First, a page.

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exercise bike repair question

 
steward & bricolagier
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I have an exercise bike, old one, has a fan thing for a front wheel for resistance. I moved it from NM to MO, it was in a non-airtight barn for less than a year, then brought to the rental we live in and put back together. It was working right when it left the desert, the humidity here has freaked out all my power tools, and I have been having to clean and grease them all, and I think I probably did the same to the bike (not sure what lubricant I may have used on it, I can narrow it down if it matters.)

When you pedal it, there is slippage, on either the back axle (pedal end) or the front axle (fan  end) I am more suspicious of the back one, but I haven't ruled out front. I thought I had it fixed last winter, we didn't use it, it seems it's not when I moved it last week to a winter use position.

This is all memories of what I did a year ago, and are faulty, sorry. At least one of the axles has splines that run down it, I tried putting a piece of wire in the splines to wedge them, but it's such a tight fit I couldn't get in the fine straight pins I was using. Not sure if I tried that on both axles. I assume I lubricated the bearings at least, not sure if I got it on the axles.

Any idea where I should look when I open it back up in the next few days?
I can post pics etc, and more info as required...
I appreciate any input! I'm good with bikes, and car and appliance repair, so I have skills and tools, but this is being silly. I thought it was fixed.
 
Pearl Sutton
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I was asked for pictures, so I took it apart, and remembered more about what I did last year. This must have been bought in or right around 1992 or 1993, from Sears. It had a digital display that I removed long ago. It has a fan type front wheel for resistance. No brand on it anymore, but, yay OCD, I still have the booklet that came with it. Totally useless for this, tells things like how to change the battery in the digital display, not what to look for if after 20+ years of living in the desert and being used, it gets moved to a wet climate and stored in a barn for a while. Don't know WHY they didn't cover that, but hey, it's a fact of life  :D

When it's together:  



When I have the main covers off:



The front wheel covers are a bitch to remove, and I recall now what happened last year when I pulled them. Besides they were bad to get back on, I had had to slide a bearing off the shaft, and it DID NOT want to go back on. It took me probably 3 or 4 hours and an amazing amount of mess to get it back on. I'm not inclined to do so again unless I absolutely have to. I think I'd live with the axle slipping rather than deal with that. It wasn't pretty at all.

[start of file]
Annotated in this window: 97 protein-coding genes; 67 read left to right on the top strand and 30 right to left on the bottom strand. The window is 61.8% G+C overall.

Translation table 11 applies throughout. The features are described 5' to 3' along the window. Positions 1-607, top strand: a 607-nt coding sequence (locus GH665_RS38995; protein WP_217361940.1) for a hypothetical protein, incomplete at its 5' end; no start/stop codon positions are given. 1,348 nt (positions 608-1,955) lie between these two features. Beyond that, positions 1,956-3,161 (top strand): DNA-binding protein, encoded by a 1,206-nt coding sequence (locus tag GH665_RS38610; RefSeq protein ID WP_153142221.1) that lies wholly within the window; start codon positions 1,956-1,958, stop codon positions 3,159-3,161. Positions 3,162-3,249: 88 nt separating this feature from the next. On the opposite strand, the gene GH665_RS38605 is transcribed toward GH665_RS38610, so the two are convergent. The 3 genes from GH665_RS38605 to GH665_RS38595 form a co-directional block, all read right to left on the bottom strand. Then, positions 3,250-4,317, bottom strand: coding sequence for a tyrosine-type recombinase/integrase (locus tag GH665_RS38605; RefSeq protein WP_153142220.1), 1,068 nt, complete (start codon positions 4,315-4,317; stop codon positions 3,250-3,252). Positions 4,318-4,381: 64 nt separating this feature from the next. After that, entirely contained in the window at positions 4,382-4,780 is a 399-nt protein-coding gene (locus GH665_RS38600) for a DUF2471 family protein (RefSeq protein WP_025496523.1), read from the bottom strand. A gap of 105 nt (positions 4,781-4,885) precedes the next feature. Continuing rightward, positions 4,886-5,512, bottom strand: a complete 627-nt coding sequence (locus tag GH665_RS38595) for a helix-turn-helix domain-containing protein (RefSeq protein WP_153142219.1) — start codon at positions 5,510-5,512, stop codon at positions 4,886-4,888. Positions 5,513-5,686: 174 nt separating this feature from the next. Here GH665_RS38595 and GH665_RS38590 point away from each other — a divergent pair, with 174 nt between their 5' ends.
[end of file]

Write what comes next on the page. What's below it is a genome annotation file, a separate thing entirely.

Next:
I took a picture of the axle, but it doesn't show much useful, was hard to get anything even sort of visible, and I tweaked this in photoshop to get it this clear.
The axle:



Recalling now what I did last year: cleaned and oiled everything. The oil tastes like I used light machine oil, like 3 in 1 or sewing machine oil. The slippage is definitely in the front axle. I possibly got oil in it, i did not actually TRY to get oil on it, if it has any it came off the bearings. The machine oils I have are drops, not sprays. The bearings run well, I'm sure they were oiled.
The axle shaft is splined, NOT a picture of my axle, something off the net, in case I'm using the wrong word:


What I can see of it looks a LOT like that. Metal shaft with plastic fan on it, that was working correctly in New Mexico. There's a problem with plastics changing their... dryness... I don't know the word, when they move from one area to another, they tend to shrink just a hair. My cars and trucks are unhappy about the move due to this, everything's just a hair looser than it was. So last year I tried hammering a super fine quilting straight pin into the crack between the splines and fan to tighten it up. I couldn't get it to even go in 1/16 of an inch. When that didn't work I tried pushing glue into it, that didn't have any effect either, I don't think any got in there.  

So, with as much data as I can come up with, any guesses how to make this fan quit slipping on it's splined axle?
Anything I am missing that would help figure it out?
At the moment, I am considering brake parts cleaner (nasty toxic ick!!) to spray in there and dry out any oil that might be in there. If it's the plastic shrinkage bit, that won't help and will just make a toxic mess.

Assistance would be GREATLY appreciated!!



 
Pearl Sutton
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And reading this as if it were someone else's post, I wonder if I could drill into the plastic fan shaft until I hit the axle, and insert glue there with a syringe. I know I can't drill the axle, not without totally gutting it and putting it in the bench vise.
hmmm.....
 
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That is a splined shaft. Very good chance the plastic piece of the fan that attaches to the shaft is worn. When it's plastic vs metal the metal usually wins. Or perhaps a connected plastic piece that attaches to that plastic piece lost it's griptivity.

If all the moving bits are in plain sight hold any given part steady & try to observe exactly where the slippage is. Most likely you've tried that already though. Epoxy or superglue might tighten it up but it helps to know exactly where to put it. Duh.

Are you sure it's not the drive belt slipping?
 
Pearl Sutton
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Thank you for replying Mike!